Just a point of clarification - recordable and rewritable CDs in Canada are still subject to this levy. There is no "Data" vs. "Audio" CD difference that was suggested above.
The law that created the CPCC says that the levy shall apply to all "media" that are "normally" used for the purposes of recording audio.
"Normally" in this context does not mean "typically" or "usually", just that the use would be considered "normal". This is why DVDs aren't subject to this levy - although they could record audio just as easily, this isn't a "normal" use. There aren't many audio-only DVD devices on the market.
Under this rule, media cards and hard drives would absolutely qualify for the levy, and almost did. It took a court ruling to determine that these were in fact "devices", not "media", and therefore didn't qualify for the levy.
Finally, why only audio? Why not video? Because the entire idea was dreamed up by executives and parliamentarians who wanted to compensate the music labels for all those mix tapes and home-burned CDs. Napster wouldn't hit it big for another 4 or 5 years.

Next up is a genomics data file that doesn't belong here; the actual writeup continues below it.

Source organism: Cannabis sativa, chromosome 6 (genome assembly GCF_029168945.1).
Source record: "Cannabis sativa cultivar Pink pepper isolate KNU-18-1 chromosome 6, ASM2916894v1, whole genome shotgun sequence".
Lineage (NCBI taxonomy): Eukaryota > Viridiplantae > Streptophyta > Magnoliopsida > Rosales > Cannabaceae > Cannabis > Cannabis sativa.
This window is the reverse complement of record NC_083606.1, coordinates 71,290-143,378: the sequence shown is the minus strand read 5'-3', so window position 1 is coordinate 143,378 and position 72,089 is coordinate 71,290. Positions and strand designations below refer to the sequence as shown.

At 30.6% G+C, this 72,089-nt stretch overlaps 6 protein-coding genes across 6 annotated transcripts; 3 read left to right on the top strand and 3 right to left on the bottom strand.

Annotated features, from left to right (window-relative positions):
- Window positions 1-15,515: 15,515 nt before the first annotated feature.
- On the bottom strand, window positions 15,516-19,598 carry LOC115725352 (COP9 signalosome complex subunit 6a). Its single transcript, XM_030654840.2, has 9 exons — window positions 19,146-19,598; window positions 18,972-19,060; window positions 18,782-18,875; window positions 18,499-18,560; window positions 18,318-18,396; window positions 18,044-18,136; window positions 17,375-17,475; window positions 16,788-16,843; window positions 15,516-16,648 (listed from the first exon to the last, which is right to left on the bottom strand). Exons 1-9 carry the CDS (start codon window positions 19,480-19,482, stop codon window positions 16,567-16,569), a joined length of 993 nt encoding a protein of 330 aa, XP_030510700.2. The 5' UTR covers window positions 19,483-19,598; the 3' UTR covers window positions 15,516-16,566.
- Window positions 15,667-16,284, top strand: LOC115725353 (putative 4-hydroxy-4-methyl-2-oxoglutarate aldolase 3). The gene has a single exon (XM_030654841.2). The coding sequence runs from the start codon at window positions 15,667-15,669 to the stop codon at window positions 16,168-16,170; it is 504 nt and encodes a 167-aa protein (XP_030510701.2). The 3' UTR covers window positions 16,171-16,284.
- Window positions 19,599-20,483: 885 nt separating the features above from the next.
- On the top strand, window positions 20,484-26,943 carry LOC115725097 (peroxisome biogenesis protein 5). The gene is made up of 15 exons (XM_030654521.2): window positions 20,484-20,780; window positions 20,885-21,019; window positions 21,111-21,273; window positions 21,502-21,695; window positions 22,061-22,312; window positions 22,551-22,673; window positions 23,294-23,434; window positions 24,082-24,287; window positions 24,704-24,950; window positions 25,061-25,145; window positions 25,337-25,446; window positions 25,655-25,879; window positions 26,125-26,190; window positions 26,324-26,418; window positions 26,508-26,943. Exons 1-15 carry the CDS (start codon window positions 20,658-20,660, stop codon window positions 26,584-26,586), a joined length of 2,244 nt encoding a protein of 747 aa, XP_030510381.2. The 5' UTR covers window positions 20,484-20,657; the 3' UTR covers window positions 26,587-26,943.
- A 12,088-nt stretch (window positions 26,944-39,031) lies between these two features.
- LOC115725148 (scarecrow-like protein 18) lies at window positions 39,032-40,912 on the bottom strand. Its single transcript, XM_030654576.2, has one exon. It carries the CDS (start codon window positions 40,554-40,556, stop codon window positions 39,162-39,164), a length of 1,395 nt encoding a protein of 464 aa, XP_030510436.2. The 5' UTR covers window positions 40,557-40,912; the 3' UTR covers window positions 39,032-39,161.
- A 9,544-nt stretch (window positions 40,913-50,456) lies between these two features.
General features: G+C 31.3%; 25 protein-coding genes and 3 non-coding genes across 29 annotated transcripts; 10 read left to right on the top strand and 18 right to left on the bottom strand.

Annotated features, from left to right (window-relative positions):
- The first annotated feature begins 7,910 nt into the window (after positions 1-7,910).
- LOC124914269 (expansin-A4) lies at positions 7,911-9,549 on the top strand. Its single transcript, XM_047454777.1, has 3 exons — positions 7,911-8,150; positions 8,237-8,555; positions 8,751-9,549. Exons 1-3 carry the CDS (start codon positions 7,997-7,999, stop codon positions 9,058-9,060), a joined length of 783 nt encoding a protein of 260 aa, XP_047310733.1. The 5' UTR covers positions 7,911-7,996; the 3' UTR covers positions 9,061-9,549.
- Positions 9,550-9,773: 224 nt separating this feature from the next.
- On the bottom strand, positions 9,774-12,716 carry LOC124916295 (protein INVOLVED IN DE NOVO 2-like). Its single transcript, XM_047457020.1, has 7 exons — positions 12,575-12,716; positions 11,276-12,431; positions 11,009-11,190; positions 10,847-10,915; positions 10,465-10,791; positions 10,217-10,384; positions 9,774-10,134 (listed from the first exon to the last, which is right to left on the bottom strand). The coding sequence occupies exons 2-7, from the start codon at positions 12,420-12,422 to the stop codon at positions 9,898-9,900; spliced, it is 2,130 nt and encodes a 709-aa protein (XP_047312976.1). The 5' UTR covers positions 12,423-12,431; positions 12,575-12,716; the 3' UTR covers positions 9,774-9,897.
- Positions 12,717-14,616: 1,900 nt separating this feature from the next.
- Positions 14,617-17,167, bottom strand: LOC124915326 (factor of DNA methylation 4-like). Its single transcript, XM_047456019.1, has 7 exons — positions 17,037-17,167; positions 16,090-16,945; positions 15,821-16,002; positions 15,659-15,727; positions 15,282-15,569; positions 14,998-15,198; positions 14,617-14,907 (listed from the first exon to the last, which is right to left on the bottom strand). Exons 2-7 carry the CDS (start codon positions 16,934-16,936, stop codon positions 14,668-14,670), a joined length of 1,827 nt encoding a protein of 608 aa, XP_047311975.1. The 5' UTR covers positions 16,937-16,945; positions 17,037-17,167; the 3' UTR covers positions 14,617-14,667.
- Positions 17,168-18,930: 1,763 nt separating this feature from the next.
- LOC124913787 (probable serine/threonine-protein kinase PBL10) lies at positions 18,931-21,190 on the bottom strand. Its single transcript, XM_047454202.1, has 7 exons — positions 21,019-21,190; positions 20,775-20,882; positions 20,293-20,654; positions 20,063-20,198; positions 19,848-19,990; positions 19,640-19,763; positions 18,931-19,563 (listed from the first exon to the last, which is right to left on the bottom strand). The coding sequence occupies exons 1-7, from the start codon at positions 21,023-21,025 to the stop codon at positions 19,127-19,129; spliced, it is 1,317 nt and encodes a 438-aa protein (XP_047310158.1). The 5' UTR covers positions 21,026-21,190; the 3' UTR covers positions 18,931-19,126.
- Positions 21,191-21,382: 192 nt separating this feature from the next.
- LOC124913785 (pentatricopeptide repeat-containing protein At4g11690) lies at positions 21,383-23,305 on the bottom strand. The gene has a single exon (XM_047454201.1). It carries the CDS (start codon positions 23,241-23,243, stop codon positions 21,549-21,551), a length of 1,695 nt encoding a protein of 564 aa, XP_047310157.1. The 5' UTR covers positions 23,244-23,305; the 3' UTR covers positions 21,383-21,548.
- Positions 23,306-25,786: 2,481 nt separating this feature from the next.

Patents are only laid open to the public 18 months after they have been filed, and even at this point many companies haven't filed the assignment papers yet. Therefore, simply searching for 'Twitter' or another corporate name will not yield any results. Searching by any known inventors is much more effective.
Also, there's a quirk in US law that says if you disclaim the right to file patents internationally for your US patent, you don't have to publish them at all until they issue. This, of course, takes years.
Perhaps Twitter is trying something different, but the simpler explanation is probably that we just haven't seen their patents yet.